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Biography of Shelli Farhadian, A Soros Fellow for 2007


Three Iranian-Americans, Shelli Farhadian, K. Cyrus Habib and Keyan Salari are among thirty-one finalists in the tenth annual competition for the Paul & Daisy Soros Fellowships for New Americans. Following is the biography of Shelli Farhadian.


Shelli Farhadian


MS. SHELLI  FARHADIAN is currently in her third year at the Tri-Institutional MD/PHD program with the Weill Medical College of Cornell University, Rockefeller University and Sloan Kettering Institute.  MS. FARHADIAN earned a BS in Mathematics from the Massachusetts Institute of Technology in 2003, and spent the year after completing her undergraduate degree in India as a Fulbright Scholar conducting research on genetic risk factors for heart disease.


Born in New Jersey, MS. FARHADIAN is 25 years old.  Her parents fled Iran after the Shah's fall, when, as Jewish Iranians, they knew they would no longer be able to acculturate without assimilating into the increasingly constricted, predominately Muslim society.  Her family resides in New York City.


Since beginning her undergraduate career at MIT, MS. FARHADIAN has conducted research on population genetics and disease, working in several different labs at MIT, Oxford, Yale University School of Medicine, and BioTransplant, Inc.. She has co-authored three publications as a result of this research.  Since beginning her graduate program, MS. FARHADIAN has led a student group that educates medical students about reproductive health issues, including access to safe abortions, and that matches medical students with pregnant teens in foster care.  She is also a founding member of the Female Association for Clinicians, Educators, and Scientists (FACES), an organization that fosters professional mentoring of students by female physician-scientists.  It should also be noted that she served as coxswain for the MIT Heavyweight Men's Crew and the Queens College Men's Crew.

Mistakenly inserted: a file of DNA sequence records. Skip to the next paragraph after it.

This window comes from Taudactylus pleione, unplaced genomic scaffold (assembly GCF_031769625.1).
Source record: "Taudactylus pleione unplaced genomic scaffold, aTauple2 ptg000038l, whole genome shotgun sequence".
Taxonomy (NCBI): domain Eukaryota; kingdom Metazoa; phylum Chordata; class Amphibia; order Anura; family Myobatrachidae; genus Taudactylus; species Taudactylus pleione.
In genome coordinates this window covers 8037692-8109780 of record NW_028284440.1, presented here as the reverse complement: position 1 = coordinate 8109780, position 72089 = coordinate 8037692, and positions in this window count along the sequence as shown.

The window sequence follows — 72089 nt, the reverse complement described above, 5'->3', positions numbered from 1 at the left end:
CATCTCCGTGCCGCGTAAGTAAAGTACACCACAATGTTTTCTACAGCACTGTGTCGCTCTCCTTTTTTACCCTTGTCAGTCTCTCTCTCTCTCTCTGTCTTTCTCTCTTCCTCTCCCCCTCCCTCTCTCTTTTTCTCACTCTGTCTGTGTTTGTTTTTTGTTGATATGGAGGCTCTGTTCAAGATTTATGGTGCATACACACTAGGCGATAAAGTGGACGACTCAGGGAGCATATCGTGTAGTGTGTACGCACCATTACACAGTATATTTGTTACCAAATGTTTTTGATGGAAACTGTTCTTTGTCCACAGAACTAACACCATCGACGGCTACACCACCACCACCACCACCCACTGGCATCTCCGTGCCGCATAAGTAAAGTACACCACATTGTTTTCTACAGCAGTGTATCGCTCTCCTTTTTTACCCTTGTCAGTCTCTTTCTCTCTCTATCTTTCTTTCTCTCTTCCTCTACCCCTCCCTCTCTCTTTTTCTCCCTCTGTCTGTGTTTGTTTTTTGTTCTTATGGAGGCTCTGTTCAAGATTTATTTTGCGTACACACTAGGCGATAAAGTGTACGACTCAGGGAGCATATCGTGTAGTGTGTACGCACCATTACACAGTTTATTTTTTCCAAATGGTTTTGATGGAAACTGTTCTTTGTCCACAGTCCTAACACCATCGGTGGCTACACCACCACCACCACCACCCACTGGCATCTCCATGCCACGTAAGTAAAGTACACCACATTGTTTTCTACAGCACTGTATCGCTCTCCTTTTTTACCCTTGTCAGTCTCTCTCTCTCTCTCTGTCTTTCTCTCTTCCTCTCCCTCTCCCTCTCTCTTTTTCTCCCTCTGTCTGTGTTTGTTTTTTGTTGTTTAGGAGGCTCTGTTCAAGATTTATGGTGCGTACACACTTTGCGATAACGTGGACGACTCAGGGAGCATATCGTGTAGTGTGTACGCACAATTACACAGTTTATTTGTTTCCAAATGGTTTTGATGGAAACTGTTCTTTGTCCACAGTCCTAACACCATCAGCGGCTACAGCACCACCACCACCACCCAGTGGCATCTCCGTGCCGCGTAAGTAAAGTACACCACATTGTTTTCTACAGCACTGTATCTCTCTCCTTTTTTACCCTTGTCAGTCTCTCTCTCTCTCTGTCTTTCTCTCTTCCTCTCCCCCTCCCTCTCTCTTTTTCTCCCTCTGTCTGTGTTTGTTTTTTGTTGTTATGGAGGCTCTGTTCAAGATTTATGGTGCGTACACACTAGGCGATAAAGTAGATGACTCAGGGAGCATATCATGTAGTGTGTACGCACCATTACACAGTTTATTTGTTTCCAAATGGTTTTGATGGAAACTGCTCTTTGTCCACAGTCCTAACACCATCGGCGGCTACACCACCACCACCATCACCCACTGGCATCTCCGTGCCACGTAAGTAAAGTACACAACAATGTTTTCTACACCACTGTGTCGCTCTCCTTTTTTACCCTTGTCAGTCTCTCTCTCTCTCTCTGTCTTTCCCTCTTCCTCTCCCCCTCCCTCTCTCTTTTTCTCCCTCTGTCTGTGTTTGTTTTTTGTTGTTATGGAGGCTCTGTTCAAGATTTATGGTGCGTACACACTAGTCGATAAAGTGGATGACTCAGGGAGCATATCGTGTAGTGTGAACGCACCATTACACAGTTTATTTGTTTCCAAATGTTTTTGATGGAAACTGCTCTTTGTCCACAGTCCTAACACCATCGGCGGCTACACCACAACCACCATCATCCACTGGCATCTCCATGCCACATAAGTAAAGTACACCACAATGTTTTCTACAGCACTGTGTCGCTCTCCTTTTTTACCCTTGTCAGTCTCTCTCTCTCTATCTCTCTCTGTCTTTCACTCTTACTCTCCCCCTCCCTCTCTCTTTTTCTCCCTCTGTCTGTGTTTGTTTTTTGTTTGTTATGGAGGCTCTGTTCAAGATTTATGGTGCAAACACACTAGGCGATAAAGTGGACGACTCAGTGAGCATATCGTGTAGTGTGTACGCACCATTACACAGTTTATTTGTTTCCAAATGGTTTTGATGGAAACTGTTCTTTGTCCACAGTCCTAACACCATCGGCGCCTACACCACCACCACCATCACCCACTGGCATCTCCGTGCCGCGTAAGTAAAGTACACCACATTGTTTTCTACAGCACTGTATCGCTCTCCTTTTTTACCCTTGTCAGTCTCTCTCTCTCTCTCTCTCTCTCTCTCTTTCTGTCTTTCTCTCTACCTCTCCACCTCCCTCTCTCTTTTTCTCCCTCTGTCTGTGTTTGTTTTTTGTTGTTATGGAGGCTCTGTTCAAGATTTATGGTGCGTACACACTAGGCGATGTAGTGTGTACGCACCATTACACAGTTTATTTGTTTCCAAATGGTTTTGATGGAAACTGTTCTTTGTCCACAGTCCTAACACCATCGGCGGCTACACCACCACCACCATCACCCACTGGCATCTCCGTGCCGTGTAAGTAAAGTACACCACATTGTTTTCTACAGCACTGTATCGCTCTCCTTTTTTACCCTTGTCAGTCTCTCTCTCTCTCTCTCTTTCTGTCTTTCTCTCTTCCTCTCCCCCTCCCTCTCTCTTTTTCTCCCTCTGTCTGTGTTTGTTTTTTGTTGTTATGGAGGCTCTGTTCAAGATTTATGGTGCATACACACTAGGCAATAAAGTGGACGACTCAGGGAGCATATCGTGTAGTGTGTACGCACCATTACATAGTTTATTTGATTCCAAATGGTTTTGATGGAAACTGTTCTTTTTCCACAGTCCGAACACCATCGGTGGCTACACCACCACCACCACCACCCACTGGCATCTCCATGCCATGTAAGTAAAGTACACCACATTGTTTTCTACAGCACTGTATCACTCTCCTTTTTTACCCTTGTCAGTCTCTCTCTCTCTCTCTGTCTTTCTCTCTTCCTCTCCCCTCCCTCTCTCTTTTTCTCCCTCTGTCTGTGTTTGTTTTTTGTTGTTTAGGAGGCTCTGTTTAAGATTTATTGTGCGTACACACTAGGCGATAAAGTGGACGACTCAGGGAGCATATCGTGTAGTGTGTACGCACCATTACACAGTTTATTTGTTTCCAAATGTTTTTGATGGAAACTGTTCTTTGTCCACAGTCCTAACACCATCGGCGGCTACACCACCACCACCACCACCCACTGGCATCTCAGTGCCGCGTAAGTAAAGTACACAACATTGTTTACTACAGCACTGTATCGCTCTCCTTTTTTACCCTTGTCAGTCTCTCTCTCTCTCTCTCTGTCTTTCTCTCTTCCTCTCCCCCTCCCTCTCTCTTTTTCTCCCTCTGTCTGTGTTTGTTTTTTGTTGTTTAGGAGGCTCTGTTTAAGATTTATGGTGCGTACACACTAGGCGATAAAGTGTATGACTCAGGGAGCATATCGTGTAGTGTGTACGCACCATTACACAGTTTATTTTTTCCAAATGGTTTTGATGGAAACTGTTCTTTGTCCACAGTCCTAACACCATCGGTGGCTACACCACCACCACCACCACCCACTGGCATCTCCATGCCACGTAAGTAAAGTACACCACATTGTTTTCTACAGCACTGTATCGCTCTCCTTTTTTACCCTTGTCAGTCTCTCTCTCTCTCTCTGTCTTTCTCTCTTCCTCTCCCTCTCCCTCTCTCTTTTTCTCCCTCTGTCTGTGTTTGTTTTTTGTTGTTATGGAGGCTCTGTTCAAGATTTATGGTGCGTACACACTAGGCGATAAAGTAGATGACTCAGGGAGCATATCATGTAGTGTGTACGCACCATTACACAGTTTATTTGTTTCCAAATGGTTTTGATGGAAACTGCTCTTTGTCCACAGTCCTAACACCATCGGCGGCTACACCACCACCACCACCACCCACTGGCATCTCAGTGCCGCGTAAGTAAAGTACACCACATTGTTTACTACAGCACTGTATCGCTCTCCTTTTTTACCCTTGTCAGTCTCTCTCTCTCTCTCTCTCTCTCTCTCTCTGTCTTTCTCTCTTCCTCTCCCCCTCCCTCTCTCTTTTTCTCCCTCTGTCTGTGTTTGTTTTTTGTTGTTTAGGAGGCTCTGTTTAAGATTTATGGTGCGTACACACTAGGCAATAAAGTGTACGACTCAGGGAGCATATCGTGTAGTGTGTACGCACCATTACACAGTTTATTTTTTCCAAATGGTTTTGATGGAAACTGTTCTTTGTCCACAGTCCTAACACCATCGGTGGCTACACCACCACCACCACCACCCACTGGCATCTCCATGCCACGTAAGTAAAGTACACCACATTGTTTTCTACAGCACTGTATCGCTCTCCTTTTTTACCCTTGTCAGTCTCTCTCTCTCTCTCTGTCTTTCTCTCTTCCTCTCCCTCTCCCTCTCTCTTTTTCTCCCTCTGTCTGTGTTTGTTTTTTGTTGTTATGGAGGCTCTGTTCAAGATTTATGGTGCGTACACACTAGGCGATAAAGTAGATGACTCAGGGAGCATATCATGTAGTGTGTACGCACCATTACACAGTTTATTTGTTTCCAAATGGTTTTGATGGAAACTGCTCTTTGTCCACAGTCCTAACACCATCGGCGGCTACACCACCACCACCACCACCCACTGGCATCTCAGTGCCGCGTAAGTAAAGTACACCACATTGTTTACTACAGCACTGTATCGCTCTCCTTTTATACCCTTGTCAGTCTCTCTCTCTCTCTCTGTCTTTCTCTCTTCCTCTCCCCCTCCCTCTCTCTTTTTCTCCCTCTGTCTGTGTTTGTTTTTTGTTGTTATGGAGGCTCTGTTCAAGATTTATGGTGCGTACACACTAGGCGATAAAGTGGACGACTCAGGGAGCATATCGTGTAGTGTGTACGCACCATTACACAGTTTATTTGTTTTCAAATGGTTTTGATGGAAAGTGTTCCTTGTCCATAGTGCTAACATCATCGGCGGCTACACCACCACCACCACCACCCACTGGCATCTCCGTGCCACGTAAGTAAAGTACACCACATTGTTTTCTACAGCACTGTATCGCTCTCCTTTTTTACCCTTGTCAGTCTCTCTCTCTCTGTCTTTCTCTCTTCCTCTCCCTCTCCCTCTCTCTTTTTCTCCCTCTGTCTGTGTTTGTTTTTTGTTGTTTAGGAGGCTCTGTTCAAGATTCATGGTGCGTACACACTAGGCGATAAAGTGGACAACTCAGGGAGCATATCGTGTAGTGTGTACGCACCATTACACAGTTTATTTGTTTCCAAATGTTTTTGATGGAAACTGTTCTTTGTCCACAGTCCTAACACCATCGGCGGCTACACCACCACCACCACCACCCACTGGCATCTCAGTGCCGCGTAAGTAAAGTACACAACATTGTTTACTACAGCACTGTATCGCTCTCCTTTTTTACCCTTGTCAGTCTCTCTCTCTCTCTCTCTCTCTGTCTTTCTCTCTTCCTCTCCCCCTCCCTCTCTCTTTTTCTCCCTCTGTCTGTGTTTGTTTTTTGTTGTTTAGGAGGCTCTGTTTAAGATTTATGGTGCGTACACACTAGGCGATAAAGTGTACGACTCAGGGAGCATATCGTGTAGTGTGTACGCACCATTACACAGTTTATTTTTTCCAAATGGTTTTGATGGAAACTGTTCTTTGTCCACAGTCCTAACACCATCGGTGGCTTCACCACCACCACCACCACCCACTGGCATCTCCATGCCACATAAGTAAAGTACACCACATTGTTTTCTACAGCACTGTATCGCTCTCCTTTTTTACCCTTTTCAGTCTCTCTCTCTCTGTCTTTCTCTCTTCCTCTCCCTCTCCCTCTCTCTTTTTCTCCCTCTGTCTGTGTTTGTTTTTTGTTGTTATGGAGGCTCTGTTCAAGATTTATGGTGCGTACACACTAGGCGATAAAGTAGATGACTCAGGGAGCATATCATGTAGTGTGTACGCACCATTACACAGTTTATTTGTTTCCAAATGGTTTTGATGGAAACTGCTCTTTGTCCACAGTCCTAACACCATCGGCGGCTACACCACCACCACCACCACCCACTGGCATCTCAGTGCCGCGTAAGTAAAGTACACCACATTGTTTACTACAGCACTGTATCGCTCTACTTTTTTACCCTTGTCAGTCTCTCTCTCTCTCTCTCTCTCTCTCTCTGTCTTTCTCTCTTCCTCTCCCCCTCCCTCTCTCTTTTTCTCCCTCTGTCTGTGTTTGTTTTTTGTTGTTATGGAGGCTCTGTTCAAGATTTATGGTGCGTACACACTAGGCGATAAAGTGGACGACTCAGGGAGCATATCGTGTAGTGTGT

MS. FARHADIAN plans to spend her career conducting research on infectious diseases and their cures.  Her objective is to create well-functioning public healthcare systems in places that do not yet have them, and, consequently, where infectious diseases are most prevalent.  Her present doctoral research is on the malaria mosquito vector, trying to explain the female mosquito's chemical attraction to humans.   Ultimately, she hopes to move research of infectious diseases out of the "discovery" phase, and translate it into effective treatments, removing the "disconnect" between clinicians, researchers, and policy makers.


... Payvand News - 2/26/07 ... --

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